Hong Kong CNN  — 

The word “rumor” has taken on a different meaning in China since the death of Li Wenliang, the doctor who was punished for trying to warn others about the spread of coronavirus.

Instead of doubtful hearsay, for many the word has come to suggest the inconvenient truths that authorities are trying to hide – just like Li’s attempt to expose a dangerous outbreak that has to date claimed more than 2,900 lives, including his own.

“Rumor is just a prophecy far ahead of our times,” says a quote widely shared online in China in recent weeks.

The idea speaks to the mounting anger among many Chinese people over what they see as heavy-handed government censorship, with unpleasant truths written off as “rumors” and truth tellers threatened or faced with punishment.

On Chinese social media platforms, authorities have paid a price for silencing the truth. In many posts, if the warnings of Li and other medical workers had not been muzzled, they could have raised more awareness among the public and perhaps better prepared them for the deadly outbreak, which has now sickened over 84,000 people and placed hundreds of millions under varying forms of lockdown.

But the overwhelming narrative on social media is that concealing the truth has caused another problem. Amid dwindling public trust, authorities are finding it increasingly difficult to combat potentially harmful disinformation.

Doctor Li Wenliang, who was punished by police for "rumor-mongering," was hailed as a hero by many in China for trying to blow the whistle on the coronavirus outbreak in late December.

Struggling with disinformation

Almost as soon as the outbreak spiraled into a public health crisis in late January, a dubious fringe theory started to spread: that the virus did not come from nature, but was man-made in a lab.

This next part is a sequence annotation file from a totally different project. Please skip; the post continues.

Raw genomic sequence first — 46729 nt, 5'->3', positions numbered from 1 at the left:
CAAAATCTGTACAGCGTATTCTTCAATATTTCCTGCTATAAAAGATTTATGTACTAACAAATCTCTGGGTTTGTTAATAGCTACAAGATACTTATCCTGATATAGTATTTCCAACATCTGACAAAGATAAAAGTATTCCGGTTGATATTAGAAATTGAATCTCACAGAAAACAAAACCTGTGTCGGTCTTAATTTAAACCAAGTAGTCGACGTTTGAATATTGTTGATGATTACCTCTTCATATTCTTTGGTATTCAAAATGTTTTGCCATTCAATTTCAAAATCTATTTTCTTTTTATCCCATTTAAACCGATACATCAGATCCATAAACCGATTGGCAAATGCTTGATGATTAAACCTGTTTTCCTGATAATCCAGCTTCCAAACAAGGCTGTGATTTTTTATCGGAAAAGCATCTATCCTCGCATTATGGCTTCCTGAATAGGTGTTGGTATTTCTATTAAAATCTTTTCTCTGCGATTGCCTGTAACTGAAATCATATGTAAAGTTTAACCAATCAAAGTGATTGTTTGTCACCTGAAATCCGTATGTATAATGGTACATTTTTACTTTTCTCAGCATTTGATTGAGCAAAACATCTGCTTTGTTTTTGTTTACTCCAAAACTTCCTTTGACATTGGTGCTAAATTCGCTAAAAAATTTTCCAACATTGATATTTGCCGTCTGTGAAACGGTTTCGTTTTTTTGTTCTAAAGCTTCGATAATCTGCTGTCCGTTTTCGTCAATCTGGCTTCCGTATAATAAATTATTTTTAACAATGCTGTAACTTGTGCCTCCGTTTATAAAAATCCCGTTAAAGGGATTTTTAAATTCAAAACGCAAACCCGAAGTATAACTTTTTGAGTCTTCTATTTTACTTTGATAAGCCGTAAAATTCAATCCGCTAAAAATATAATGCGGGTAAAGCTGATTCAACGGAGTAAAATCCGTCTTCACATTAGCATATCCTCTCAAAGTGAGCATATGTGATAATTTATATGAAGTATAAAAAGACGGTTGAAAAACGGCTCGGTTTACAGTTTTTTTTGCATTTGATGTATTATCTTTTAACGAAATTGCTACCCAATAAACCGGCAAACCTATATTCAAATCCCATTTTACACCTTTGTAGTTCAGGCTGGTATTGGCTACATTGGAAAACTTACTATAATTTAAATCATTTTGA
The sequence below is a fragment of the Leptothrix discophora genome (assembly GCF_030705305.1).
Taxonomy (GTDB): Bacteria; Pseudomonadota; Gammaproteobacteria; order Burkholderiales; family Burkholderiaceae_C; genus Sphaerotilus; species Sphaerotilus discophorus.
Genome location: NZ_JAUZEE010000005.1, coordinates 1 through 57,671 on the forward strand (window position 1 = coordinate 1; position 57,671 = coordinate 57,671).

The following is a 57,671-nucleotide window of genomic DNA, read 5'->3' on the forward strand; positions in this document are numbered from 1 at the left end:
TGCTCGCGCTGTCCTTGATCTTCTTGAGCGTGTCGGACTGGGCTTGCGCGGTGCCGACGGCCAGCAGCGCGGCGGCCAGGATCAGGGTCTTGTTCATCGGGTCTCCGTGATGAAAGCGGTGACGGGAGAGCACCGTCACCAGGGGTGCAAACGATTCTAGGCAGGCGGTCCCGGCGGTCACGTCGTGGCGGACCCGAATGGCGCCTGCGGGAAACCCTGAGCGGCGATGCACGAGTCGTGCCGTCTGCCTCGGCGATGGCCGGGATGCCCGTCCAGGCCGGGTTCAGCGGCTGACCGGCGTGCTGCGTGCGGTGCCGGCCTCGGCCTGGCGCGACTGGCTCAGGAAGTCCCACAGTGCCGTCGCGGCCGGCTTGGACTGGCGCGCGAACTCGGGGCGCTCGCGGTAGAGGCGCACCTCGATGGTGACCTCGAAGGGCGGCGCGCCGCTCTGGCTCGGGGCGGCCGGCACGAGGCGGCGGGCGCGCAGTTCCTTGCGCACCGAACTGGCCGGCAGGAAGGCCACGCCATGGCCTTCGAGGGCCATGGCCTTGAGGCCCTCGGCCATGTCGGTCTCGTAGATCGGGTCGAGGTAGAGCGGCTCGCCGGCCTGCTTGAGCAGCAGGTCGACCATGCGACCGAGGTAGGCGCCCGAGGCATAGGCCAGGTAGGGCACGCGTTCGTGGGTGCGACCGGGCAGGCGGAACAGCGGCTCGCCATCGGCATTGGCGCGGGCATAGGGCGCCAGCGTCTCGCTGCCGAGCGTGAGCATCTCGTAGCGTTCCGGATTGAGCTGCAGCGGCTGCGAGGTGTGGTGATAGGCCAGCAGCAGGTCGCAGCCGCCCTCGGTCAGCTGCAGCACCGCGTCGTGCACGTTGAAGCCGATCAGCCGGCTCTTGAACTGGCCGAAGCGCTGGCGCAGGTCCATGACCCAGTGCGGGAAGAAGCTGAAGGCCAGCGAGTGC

The conspiracy has been widely dismissed by scientists in China and the West, who point to research indicating that the virus is likely to have originated in bats and jumped to humans from an intermediate host – just like its cousin that caused the SARS epidemic.

The scientific findings, however, did not prevent the rumor mill from spinning, nor did the repeated attempts by authorities to stamp out the wholly groundless accusations.

As the virus continued to spread and kill, conspiracy theories became more elaborate, with many pointing to a high-level virology lab known to study bat coronaviruses in Wuhan, the ground-zero of the outbreak.

The Wuhan Institute of Virology, an affiliate of the central government-run Chinese Academy of Sciences, runs the only lab on the Chinese mainland equipped for the highest level of biocontainment to research easily transmitted pathogens, such as coronaviruses.

The common gist of various rumors lies with the suspicion that the novel coronavirus might have escaped from the lab. In one version, a researcher was bitten by the bat he was studying and became infected with the virus; in another version, a graduate student at the institute was the “patient zero”; in an even more outlandish theory, that has since been popularized overseas, the lab was covertly working for the Chinese military to make bioweapons, and the virus was unwittingly leaked in the process.

No credible evidence was offered for the theories, which originated from unverified social media accounts.

The rumors were so rife in China that a lead virologist on bat-related viruses at the lab took to social media on February 2 to declare that she “guaranteed with her own life” that the facility had nothing to do with the outbreak. But that too failed to quell the rumors. The institute followed up by issuing a statement two weeks later to denounce the accusations. But still suspicions persisted.

Four days later, the facility issued yet another all-encompassing statement that listed and rebutted all the rumors that had swirled around the lab in one sweep.

The rumors, which continue to proliferate, have since drawn the rebuke of scientists around the world.

“We stand together to strongly condemn conspiracy theories suggesting that COVID-19 does not have a natural origin,” wrote 27 prominent public health scientists in a joint statement published in the medical journal The Lancet on February 19.

Citing studies of the virus’ genetic makeup, they said scientific findings “overwhelmingly conclude that this coronavirus originated in wildlife, as have so many other emerging pathogens.”

“Conspiracy theories do nothing but create fear, rumors, and prejudice that jeopardize our global collaboration in the fight against this virus,” the scientists wrote.

Nevertheless, some in China re